On the 23rd June 2016 the UK went to polls to vote in the EU Referendum. The result of `Leave` (or Brexit) came as a surprise to many people and led to the resignation of Prime Minister David Cameron.
But what happens now, and how will it affect the construction industry?
A survey by Smith & Williamson recently found that only 15% of construction executives favoured a UK exit from the European Union. A massive vote of confidence in favour of remaining part of the EU.
So what are the implications? Throughout the campaign much of the conversation between construction leaders has focussed around 3 main points;
The construction industry relies heavily on foreign migrant workers. At present 12% of British construction workforce are of non-UK origin. Being part of EU guarantees the right to free movement, and it is feared that being outside of the EU, with the possibility of limited of limited immigration, the skills shortage could worsen.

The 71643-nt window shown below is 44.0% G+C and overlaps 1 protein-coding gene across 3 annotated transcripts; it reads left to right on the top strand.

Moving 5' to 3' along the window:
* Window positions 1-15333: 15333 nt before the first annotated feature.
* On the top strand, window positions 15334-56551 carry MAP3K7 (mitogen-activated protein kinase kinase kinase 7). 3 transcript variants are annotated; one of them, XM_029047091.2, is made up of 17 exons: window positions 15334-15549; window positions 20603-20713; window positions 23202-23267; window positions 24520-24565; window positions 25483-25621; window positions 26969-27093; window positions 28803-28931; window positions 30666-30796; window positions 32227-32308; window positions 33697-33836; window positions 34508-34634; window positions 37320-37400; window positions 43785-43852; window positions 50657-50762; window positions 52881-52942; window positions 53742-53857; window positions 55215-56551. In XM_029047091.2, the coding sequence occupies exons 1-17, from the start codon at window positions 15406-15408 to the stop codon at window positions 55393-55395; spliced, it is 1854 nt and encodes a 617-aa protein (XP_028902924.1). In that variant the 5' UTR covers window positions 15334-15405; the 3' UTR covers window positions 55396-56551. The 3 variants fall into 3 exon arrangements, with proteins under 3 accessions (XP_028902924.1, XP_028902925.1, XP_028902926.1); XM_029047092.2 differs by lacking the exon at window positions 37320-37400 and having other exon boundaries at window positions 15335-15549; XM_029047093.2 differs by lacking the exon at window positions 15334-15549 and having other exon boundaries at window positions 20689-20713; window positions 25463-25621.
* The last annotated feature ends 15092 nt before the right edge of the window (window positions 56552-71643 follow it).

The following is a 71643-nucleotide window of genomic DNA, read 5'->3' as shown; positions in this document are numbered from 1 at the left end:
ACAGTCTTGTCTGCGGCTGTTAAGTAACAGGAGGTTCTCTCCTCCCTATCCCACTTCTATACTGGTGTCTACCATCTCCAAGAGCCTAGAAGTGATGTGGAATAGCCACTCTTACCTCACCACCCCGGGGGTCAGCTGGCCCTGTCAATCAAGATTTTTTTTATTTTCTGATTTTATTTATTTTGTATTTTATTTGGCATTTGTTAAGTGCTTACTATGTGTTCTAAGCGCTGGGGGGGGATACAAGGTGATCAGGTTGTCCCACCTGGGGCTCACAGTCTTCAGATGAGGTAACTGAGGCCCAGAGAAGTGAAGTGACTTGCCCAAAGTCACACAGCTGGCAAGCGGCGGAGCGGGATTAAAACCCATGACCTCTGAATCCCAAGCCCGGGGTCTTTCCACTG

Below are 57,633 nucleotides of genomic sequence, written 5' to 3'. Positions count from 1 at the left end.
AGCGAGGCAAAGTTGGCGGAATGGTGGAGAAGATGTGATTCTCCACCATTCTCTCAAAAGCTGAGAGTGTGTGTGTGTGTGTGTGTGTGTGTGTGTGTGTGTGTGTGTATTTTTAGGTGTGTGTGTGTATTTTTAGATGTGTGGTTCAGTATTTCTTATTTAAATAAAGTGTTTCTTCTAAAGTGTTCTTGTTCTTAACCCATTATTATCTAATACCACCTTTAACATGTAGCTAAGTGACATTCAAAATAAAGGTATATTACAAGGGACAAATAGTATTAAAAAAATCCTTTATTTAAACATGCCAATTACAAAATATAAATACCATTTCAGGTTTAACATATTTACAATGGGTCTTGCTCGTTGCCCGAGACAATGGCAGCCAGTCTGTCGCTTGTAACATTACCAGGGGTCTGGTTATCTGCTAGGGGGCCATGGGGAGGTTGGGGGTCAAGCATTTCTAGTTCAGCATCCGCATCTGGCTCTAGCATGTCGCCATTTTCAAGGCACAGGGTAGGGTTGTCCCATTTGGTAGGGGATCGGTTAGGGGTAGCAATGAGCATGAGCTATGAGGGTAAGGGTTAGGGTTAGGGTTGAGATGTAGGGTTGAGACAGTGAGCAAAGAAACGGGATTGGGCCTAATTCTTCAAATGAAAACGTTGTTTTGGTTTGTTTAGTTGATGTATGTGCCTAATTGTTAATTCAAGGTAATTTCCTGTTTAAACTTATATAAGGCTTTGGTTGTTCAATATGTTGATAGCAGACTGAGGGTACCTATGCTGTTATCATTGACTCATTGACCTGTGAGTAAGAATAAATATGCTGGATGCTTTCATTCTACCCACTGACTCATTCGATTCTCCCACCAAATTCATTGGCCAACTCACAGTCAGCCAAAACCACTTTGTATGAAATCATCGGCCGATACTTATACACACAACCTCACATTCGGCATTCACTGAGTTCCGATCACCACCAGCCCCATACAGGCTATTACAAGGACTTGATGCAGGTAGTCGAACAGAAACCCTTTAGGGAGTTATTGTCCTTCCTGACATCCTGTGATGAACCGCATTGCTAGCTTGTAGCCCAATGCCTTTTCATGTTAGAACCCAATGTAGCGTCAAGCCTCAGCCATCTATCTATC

Trading of construction materials
A 2010 study by the Department for Business Skills and Innovation estimated that 64% of building materials were imported from the EU. 63% were exported. As Brexit is invoked importers and exporters may now face duties or limits on quantities, potentially leading to a shortage of materials or an increase in costs.
As members of the EU, the UK had access to the European Investment Bank and the European Investment Fund. These two institutions invested €7.8 billion in major infrastructure projects. Losing these revenue streams could have significant impact on projects such as HS2.
For the immediate future any potential changes will take a while to come into effect, and in truth we are in unknown territory. However, the construction industry need to act now to protect it’s investment in the future.